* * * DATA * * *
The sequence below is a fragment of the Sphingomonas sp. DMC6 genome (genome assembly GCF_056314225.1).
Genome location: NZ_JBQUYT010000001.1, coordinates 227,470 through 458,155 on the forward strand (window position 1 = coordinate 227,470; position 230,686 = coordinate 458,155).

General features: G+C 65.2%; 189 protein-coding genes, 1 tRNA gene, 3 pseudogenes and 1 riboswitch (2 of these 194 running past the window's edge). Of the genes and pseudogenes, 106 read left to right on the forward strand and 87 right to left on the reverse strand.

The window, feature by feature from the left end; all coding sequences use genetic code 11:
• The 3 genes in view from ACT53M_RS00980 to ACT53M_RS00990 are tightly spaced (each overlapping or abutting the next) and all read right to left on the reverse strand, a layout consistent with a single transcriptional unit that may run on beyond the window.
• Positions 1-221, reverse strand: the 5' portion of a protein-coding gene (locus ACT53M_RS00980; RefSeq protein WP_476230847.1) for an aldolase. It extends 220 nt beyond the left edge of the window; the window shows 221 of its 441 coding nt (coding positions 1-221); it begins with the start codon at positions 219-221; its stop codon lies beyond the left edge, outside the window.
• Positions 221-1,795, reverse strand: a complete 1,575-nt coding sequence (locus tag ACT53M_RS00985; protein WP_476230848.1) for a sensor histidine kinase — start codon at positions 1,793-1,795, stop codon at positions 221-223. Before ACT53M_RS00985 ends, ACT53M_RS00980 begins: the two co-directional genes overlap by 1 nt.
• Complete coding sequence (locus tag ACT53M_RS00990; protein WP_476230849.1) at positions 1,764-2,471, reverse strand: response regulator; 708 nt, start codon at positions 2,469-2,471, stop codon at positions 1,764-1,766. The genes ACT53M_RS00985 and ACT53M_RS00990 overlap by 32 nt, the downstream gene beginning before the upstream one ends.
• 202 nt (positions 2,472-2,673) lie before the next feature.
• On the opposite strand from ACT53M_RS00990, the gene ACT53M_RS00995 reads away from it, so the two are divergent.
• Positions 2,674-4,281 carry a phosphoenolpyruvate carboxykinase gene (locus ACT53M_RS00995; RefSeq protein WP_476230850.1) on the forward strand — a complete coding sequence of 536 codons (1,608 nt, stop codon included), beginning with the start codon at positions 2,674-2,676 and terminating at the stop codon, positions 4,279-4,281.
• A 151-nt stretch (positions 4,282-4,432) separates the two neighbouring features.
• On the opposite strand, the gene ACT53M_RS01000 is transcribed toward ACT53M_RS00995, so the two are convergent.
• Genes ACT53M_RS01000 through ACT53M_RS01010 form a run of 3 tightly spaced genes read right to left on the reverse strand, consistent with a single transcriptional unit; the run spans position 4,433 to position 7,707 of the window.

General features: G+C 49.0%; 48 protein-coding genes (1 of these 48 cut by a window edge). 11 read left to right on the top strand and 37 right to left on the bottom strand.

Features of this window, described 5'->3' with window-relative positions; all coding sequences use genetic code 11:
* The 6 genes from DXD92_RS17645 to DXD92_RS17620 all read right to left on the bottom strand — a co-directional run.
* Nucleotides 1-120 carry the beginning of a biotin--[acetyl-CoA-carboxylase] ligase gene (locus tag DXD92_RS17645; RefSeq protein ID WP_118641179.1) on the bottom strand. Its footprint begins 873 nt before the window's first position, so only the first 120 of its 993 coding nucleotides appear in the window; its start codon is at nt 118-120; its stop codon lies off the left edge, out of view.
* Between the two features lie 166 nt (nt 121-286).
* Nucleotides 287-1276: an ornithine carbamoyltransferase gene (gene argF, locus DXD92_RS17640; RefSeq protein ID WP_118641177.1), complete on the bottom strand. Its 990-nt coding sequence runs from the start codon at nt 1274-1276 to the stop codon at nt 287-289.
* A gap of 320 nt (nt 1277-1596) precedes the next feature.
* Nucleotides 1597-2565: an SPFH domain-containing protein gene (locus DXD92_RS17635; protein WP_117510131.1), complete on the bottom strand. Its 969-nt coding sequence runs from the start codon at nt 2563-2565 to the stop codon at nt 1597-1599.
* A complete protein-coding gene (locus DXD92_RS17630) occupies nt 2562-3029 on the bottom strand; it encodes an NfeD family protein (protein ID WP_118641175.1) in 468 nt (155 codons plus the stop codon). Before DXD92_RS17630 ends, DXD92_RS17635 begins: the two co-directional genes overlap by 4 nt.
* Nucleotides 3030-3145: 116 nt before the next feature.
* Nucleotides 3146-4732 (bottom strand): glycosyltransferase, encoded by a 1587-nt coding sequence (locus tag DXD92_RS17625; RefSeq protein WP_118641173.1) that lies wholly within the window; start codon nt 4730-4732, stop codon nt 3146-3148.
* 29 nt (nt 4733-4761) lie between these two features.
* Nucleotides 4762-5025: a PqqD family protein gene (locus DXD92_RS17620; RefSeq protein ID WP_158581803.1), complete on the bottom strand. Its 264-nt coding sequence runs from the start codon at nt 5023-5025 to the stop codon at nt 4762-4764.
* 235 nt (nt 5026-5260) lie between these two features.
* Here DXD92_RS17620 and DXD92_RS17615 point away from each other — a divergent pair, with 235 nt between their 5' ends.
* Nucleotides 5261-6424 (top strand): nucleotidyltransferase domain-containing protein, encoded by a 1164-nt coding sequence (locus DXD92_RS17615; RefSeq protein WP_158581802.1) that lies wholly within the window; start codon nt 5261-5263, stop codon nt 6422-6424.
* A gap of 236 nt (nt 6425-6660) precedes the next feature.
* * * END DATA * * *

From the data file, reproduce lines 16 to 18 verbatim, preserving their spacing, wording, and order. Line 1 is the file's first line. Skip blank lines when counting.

Features of this window, described 5'->3' with window-relative positions; all coding sequences use genetic code 11:
* The 6 genes from DXD92_RS17645 to DXD92_RS17620 all read right to left on the bottom strand — a co-directional run.
* Nucleotides 1-120 carry the beginning of a biotin--[acetyl-CoA-carboxylase] ligase gene (locus tag DXD92_RS17645; RefSeq protein ID WP_118641179.1) on the bottom strand. Its footprint begins 873 nt before the window's first position, so only the first 120 of its 993 coding nucleotides appear in the window; its start codon is at nt 118-120; its stop codon lies off the left edge, out of view.